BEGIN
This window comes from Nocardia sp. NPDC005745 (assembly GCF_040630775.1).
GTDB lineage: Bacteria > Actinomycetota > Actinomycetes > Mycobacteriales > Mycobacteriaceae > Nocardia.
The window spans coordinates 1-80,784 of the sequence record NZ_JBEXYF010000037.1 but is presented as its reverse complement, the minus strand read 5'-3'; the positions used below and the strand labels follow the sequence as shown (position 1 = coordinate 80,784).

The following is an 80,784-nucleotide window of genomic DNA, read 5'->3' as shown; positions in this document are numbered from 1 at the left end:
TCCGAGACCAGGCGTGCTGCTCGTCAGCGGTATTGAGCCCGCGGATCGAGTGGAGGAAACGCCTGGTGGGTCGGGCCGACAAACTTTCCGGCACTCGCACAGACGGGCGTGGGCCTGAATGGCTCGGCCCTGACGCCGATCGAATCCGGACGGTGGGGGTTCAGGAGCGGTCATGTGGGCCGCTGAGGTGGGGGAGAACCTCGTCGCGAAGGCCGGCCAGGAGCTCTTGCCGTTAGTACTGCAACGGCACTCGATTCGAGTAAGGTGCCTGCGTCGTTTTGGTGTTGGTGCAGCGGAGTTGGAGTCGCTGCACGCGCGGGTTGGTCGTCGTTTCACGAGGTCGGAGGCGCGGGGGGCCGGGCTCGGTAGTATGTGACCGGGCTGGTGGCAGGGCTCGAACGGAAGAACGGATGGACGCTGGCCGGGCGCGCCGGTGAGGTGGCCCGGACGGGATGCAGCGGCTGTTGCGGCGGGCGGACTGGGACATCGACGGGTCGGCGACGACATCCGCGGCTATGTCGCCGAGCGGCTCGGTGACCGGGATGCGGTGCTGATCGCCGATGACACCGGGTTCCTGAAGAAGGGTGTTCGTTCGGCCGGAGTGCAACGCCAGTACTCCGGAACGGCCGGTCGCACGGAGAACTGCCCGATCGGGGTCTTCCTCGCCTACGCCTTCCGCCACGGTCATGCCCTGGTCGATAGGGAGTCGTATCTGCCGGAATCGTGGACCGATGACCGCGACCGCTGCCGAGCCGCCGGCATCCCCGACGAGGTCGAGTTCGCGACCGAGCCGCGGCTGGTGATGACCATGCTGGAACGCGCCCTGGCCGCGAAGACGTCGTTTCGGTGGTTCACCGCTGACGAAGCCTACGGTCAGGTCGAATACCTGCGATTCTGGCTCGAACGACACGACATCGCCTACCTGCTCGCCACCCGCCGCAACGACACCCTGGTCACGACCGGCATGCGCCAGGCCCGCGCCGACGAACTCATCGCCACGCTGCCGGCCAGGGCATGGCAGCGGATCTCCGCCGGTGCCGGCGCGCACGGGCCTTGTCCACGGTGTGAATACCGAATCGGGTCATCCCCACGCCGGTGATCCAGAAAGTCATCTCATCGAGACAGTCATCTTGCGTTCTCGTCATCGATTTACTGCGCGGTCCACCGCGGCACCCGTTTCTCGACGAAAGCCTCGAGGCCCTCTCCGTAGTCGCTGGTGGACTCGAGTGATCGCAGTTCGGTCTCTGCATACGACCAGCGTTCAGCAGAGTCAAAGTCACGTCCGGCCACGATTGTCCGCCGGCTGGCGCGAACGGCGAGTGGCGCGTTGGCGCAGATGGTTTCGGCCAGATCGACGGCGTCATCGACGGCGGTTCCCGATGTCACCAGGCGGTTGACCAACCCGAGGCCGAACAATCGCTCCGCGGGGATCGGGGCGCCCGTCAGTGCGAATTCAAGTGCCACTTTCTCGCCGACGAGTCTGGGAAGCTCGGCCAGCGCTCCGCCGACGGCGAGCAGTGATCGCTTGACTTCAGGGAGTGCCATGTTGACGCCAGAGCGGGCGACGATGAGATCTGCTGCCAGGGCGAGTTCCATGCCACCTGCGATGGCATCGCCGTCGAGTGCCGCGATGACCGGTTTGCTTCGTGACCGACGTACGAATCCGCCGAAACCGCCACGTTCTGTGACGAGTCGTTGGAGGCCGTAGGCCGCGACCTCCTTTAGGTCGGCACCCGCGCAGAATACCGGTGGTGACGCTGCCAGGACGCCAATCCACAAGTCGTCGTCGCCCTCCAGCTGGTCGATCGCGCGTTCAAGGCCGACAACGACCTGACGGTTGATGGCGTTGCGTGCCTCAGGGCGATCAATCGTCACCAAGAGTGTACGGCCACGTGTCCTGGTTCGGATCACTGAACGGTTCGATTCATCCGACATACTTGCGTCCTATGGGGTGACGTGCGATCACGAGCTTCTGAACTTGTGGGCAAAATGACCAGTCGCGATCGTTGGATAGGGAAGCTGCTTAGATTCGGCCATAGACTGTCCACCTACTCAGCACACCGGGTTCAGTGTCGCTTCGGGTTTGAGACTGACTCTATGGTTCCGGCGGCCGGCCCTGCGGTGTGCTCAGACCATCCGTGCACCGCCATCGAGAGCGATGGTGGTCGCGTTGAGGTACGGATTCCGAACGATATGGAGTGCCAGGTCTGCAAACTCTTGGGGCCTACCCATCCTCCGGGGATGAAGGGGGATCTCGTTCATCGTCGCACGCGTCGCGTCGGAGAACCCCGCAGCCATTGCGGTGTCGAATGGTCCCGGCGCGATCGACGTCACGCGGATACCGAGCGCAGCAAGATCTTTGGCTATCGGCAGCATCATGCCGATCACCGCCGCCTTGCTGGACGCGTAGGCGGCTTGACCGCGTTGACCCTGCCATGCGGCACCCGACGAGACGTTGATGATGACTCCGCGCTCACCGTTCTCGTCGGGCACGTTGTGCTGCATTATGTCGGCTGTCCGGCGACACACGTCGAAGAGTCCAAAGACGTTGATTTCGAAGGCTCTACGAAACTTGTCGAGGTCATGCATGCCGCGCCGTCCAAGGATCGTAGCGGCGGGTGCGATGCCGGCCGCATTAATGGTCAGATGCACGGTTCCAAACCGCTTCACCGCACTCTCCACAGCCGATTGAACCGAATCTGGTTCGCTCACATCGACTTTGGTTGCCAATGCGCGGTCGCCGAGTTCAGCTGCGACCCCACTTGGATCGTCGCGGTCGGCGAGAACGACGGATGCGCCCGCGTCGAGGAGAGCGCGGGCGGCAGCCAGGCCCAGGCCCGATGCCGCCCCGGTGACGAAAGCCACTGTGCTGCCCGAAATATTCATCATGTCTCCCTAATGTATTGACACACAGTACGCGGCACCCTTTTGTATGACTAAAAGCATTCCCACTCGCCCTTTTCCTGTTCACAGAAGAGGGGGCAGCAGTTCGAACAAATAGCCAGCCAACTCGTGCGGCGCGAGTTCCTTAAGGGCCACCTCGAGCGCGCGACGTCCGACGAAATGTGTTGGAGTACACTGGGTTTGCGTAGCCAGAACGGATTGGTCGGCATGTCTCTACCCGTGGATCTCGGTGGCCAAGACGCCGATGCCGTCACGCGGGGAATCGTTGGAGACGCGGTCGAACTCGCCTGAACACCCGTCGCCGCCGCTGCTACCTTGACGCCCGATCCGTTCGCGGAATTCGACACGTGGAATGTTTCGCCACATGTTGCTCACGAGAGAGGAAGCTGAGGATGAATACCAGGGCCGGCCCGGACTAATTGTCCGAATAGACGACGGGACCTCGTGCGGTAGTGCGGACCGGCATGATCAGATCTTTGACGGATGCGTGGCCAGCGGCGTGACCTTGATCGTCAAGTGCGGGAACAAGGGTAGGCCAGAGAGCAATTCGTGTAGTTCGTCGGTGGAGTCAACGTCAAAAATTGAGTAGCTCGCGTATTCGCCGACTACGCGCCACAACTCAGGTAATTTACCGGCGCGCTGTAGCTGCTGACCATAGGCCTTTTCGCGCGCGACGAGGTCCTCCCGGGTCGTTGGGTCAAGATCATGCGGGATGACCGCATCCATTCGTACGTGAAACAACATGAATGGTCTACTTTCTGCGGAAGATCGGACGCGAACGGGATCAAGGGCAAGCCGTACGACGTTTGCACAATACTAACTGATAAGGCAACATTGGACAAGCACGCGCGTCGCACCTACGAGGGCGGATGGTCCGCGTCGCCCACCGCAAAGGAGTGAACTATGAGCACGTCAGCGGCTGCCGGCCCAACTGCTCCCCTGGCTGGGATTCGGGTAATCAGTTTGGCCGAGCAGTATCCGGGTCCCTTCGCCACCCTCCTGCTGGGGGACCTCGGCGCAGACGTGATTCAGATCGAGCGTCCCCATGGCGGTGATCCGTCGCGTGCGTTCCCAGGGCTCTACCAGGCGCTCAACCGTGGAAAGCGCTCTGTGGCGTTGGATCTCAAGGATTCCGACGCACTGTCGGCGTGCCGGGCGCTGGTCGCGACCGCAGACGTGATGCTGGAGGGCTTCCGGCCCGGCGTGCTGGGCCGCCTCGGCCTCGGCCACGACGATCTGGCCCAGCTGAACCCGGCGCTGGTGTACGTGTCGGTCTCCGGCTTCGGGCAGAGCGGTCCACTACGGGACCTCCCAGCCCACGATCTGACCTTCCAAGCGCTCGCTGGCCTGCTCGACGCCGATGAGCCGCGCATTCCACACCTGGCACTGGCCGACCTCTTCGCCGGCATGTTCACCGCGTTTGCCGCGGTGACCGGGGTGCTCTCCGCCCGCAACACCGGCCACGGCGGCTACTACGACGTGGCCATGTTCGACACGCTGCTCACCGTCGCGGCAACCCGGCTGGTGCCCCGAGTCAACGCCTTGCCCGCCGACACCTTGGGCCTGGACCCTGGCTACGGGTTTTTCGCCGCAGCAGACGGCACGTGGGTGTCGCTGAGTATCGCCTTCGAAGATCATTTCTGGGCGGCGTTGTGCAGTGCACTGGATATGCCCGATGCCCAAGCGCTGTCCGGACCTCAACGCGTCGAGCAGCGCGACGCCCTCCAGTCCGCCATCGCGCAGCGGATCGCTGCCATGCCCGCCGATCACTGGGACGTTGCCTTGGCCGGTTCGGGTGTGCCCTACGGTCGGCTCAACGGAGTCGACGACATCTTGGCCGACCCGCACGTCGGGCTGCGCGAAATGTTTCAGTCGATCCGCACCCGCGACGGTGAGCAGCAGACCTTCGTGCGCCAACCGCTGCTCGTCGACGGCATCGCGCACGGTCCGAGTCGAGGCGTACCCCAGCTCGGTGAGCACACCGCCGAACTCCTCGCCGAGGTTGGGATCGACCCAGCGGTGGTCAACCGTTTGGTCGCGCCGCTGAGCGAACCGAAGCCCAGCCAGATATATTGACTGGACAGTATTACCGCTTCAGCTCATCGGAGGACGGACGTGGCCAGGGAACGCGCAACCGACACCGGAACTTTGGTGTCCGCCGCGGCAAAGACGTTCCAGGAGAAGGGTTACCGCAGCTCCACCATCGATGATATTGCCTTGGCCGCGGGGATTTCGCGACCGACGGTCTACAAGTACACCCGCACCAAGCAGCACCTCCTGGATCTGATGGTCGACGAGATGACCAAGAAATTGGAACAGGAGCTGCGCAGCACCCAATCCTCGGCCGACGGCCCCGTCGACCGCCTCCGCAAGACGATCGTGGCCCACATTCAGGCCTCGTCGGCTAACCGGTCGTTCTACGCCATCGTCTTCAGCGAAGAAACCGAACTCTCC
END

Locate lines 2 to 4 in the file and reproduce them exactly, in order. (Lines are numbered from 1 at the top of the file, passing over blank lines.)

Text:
GTDB lineage: Bacteria > Actinomycetota > Actinomycetes > Mycobacteriales > Mycobacteriaceae > Nocardia.
The window spans coordinates 1-80,784 of the sequence record NZ_JBEXYF010000037.1 but is presented as its reverse complement, the minus strand read 5'-3'; the positions used below and the strand labels follow the sequence as shown (position 1 = coordinate 80,784).

The following is an 80,784-nucleotide window of genomic DNA, read 5'->3' as shown; positions in this document are numbered from 1 at the left end: